How is the New Mantis Shrimp Research New
I have to admit that I’m a bit confused about all the news articles talking about a “new” discovery about the eyes of mantis shrimp (stomatopods). The articles talk excitedly about the discovery that the eyes and brain of the mantis shrimp can perceive shifts in polarized light in meaningful ways.
I hate to put a damper on mantis shrimp research, but wasn’t this already known. Back in October, I wrote here, “The stomatopod’s cornea is bisected by a few rows of special sensors that detect color and polarized light.” That mantis shrimp use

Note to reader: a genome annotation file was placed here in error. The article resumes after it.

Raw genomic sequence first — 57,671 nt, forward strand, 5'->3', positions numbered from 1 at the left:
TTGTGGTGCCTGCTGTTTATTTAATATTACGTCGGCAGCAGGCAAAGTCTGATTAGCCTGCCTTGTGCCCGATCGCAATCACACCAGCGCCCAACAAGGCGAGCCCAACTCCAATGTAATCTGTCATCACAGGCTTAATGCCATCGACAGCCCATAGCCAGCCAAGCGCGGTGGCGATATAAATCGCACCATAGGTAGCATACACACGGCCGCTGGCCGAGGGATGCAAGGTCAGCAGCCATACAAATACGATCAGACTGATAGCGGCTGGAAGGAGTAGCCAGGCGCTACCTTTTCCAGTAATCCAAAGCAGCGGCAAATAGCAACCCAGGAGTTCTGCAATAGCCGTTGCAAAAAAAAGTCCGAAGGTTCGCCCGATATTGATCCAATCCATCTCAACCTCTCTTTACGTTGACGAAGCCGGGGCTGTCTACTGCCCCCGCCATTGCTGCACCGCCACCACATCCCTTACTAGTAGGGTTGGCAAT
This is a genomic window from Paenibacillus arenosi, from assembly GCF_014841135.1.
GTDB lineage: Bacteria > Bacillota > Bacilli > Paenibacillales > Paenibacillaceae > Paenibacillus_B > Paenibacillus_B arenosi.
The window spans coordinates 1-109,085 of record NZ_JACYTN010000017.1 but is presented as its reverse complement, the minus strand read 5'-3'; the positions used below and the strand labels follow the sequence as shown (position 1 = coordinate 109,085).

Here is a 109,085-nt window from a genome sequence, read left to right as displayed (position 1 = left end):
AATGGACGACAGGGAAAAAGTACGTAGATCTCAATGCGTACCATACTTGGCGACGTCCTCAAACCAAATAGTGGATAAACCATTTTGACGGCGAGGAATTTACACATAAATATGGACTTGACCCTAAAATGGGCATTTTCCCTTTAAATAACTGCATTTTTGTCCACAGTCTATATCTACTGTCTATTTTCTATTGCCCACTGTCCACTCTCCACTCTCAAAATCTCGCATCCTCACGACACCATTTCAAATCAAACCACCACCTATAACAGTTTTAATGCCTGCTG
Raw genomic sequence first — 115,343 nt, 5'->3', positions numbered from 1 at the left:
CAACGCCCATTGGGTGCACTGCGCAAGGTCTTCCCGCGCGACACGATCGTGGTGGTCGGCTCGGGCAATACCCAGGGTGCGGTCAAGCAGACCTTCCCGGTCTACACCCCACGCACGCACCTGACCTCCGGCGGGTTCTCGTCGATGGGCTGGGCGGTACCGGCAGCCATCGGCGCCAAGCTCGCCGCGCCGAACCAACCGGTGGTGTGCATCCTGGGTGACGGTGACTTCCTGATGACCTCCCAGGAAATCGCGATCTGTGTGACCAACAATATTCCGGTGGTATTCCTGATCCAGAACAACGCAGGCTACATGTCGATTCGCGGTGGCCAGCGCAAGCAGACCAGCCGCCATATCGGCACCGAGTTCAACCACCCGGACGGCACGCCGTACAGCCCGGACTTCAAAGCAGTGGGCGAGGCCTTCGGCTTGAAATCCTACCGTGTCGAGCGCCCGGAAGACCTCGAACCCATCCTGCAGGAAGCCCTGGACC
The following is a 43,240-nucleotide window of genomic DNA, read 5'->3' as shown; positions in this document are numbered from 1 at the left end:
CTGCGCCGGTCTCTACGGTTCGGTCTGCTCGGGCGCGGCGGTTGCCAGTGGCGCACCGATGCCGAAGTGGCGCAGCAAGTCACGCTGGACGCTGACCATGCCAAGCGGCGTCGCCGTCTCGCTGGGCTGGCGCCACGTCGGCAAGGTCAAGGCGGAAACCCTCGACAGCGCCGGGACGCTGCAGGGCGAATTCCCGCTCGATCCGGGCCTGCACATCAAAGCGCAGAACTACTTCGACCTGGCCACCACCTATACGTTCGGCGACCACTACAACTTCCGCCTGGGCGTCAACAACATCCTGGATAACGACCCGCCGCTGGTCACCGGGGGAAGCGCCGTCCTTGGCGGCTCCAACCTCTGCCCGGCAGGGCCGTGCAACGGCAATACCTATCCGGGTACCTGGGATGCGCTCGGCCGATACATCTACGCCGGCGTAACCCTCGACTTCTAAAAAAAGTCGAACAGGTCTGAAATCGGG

Well, maybe this offers something new: “The researchers describe the anatomical basis for stomatopods’ remarkable vision in detail and show that these structures are stimulated when circular polarized light shines into them. They also offer behavioral proof of the stomatopods’ ability by training them to associate either left-handed or right-handed circular polarized light (L-CPL or R-CPL) with a food reward.”
Maybe the precise understanding of the anatomical structure in stomatopod eyes is new. Maybe. However, it was my impression that these things had also already been researched. I’d love to hear from some stomatopod experts out there to set me straight.